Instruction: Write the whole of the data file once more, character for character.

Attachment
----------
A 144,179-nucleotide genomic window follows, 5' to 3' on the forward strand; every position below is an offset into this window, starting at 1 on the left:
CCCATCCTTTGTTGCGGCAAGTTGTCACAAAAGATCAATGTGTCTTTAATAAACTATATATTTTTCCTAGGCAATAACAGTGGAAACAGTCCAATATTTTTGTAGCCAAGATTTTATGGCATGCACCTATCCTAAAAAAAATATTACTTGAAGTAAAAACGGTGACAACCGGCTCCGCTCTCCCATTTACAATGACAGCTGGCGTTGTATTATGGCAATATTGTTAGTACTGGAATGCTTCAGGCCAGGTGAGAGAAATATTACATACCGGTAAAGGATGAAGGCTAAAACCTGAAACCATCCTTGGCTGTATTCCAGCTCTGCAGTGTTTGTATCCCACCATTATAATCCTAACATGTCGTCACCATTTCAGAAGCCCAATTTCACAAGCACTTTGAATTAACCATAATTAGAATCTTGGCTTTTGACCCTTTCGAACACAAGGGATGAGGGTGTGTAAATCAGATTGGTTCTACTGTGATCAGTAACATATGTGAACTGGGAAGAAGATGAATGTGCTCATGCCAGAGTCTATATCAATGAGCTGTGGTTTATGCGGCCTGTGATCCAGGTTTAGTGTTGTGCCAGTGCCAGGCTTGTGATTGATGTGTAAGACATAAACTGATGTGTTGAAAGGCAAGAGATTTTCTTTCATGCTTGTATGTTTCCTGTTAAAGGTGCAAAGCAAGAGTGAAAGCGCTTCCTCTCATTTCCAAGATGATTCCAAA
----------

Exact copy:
A 144,179-nucleotide genomic window follows, 5' to 3' on the forward strand; every position below is an offset into this window, starting at 1 on the left:
CCCATCCTTTGTTGCGGCAAGTTGTCACAAAAGATCAATGTGTCTTTAATAAACTATATATTTTTCCTAGGCAATAACAGTGGAAACAGTCCAATATTTTTGTAGCCAAGATTTTATGGCATGCACCTATCCTAAAAAAAATATTACTTGAAGTAAAAACGGTGACAACCGGCTCCGCTCTCCCATTTACAATGACAGCTGGCGTTGTATTATGGCAATATTGTTAGTACTGGAATGCTTCAGGCCAGGTGAGAGAAATATTACATACCGGTAAAGGATGAAGGCTAAAACCTGAAACCATCCTTGGCTGTATTCCAGCTCTGCAGTGTTTGTATCCCACCATTATAATCCTAACATGTCGTCACCATTTCAGAAGCCCAATTTCACAAGCACTTTGAATTAACCATAATTAGAATCTTGGCTTTTGACCCTTTCGAACACAAGGGATGAGGGTGTGTAAATCAGATTGGTTCTACTGTGATCAGTAACATATGTGAACTGGGAAGAAGATGAATGTGCTCATGCCAGAGTCTATATCAATGAGCTGTGGTTTATGCGGCCTGTGATCCAGGTTTAGTGTTGTGCCAGTGCCAGGCTTGTGATTGATGTGTAAGACATAAACTGATGTGTTGAAAGGCAAGAGATTTTCTTTCATGCTTGTATGTTTCCTGTTAAAGGTGCAAAGCAAGAGTGAAAGCGCTTCCTCTCATTTCCAAGATGATTCCAAA